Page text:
Hollywood's striking writers have halted their picketing to announce the nominees for their annual awards show.
Despite conducting a two-month strike that has threatened other award shows and prompted the cancellation of Sunday's Golden Globes ceremony, the Writers Guild of America plans to press on with its own prize-giving on Feb. 9.
Nominees announced on Friday included Juno's Diablo Cody, Tony Gilroy for Michael Clayton and Tamara Jenkins for The Savages; who will compete for the Original Screenplay honor.
Oscar favorites Ethan and Joel Coen (No Country for Old Men) and Paul Thomas Anderson (There Will Be Blood) will compete with Ronald Harwood (The Diving Bell and the Butterfly), Sean Penn (Into the Wild) and James Vanderbilt (Zodiac) for the Best Adapted Screenplay prize.
The Documentary Screenplay award nominees are Anthony Giacchino (The Camden 28), Bill Guttentag and Dan Sturman (Nanking), Charles Ferguson (No End in Sight), Alex Gibney (Taxi to the Dark Side), Richard Berge, Nicole Newnham and Bonni Cohen (The Rape of Europa) and Michael Moore (Sicko).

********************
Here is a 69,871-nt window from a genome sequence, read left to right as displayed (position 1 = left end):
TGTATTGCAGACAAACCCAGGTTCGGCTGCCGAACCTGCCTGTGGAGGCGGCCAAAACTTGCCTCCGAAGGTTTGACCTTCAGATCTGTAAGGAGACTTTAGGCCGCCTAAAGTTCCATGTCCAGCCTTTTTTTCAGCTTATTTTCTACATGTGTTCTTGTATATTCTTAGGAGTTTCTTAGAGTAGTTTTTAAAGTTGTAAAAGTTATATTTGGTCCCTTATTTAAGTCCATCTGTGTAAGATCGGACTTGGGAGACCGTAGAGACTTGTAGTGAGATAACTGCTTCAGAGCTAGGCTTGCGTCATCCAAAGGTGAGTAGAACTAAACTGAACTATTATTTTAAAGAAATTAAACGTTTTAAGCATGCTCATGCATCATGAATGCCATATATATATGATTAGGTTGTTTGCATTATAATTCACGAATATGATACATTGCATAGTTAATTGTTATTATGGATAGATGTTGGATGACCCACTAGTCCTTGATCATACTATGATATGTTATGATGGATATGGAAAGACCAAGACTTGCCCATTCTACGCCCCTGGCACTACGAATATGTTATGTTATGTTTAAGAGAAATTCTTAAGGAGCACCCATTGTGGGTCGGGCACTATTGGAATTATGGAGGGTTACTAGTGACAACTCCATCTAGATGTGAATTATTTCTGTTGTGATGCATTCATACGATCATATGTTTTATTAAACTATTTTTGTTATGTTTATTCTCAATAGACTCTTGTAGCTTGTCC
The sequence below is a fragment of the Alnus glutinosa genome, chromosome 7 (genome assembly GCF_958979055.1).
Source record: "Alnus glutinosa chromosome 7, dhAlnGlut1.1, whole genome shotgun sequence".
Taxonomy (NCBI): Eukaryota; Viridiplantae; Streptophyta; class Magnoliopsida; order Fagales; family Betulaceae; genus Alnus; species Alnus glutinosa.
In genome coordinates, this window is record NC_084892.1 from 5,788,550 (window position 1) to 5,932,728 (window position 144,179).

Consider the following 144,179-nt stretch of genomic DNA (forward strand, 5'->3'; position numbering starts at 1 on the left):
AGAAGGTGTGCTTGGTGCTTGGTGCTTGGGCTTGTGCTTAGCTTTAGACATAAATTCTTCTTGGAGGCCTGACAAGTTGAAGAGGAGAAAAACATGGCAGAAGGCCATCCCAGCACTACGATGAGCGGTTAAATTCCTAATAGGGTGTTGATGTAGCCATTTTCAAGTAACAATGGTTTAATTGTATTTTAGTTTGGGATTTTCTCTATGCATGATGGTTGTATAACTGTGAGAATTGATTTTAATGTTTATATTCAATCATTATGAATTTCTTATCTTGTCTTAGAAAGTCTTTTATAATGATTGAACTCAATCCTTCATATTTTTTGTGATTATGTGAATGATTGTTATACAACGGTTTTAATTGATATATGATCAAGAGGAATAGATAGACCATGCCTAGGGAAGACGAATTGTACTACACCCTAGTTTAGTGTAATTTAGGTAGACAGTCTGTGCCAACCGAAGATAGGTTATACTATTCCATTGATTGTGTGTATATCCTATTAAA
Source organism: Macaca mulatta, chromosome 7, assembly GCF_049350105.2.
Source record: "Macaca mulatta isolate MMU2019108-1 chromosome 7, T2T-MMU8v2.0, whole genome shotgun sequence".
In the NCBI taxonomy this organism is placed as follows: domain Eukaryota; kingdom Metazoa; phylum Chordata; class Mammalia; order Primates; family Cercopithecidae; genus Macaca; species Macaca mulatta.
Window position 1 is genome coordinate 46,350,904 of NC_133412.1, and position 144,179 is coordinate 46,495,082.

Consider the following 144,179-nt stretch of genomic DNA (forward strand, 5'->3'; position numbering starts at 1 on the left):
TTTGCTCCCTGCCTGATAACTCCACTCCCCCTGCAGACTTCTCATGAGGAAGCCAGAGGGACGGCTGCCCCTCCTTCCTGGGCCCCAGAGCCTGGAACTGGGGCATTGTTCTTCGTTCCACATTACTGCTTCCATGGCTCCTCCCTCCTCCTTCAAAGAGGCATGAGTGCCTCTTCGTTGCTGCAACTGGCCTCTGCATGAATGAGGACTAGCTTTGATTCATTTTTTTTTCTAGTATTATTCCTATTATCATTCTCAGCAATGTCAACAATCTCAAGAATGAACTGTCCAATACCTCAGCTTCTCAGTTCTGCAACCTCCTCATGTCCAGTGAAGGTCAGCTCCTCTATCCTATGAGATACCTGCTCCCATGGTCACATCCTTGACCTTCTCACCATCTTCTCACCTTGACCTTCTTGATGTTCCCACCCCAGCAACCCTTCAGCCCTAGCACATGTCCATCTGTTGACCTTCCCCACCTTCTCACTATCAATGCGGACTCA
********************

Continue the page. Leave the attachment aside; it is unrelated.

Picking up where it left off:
COPYRIGHT 2008 WORLD ENTERTAINMENT NEWS NETWORK LTD. All Global Rights Reserved.
Top Story: Aaliyah Negligence Suit Settled
The parents of R&B singer Aaliyah reached an undisclosed settlement on Thursday in a negligence lawsuit over her death in a 2001 plane crash, the AP reports. Attorneys for Aaliyah's parents, Diane and Michael Haughton, filed a notice in federal court to say the case has been settled with an agreement to keep details confidential. The parents sued plane operator Blackhawk International Airways Corp., which did not have permission from the Bahamas for commercial flights. According to investigators, the chartered Cessna 402B carrying Aaliyah and eight others was overloaded by 700 pounds when it crashed after takeoff on a flight from Marsh Harbour in the Bahamas to the Miami suburb of Opalocka.
Jury OK With Manson Crotch-Rubbing
A U.S. District Court jury in St. Paul, Minnesota, dismissed a civil suit Monday brought by a security guard against Marilyn Manson after the shock rocker rubbed his crotch against the guard's head during a concert at the Orpheum Theater in Minneapolis in October 2000. According to Reuters, the jury agreed with Manson's position that the contact between him and the guard was part of his stage show and was neither offensive nor harmful. "The path to truth is obscured by frivolous lawsuits, but it's lit by the objectivity of a jury that sees the difference between entertainment and assault," Manson said in a statement. "I feel completely vindicated and I'd like to thank the jury and judge for their thoughtful verdict."
Mark Wahlberg Becomes Proud Papa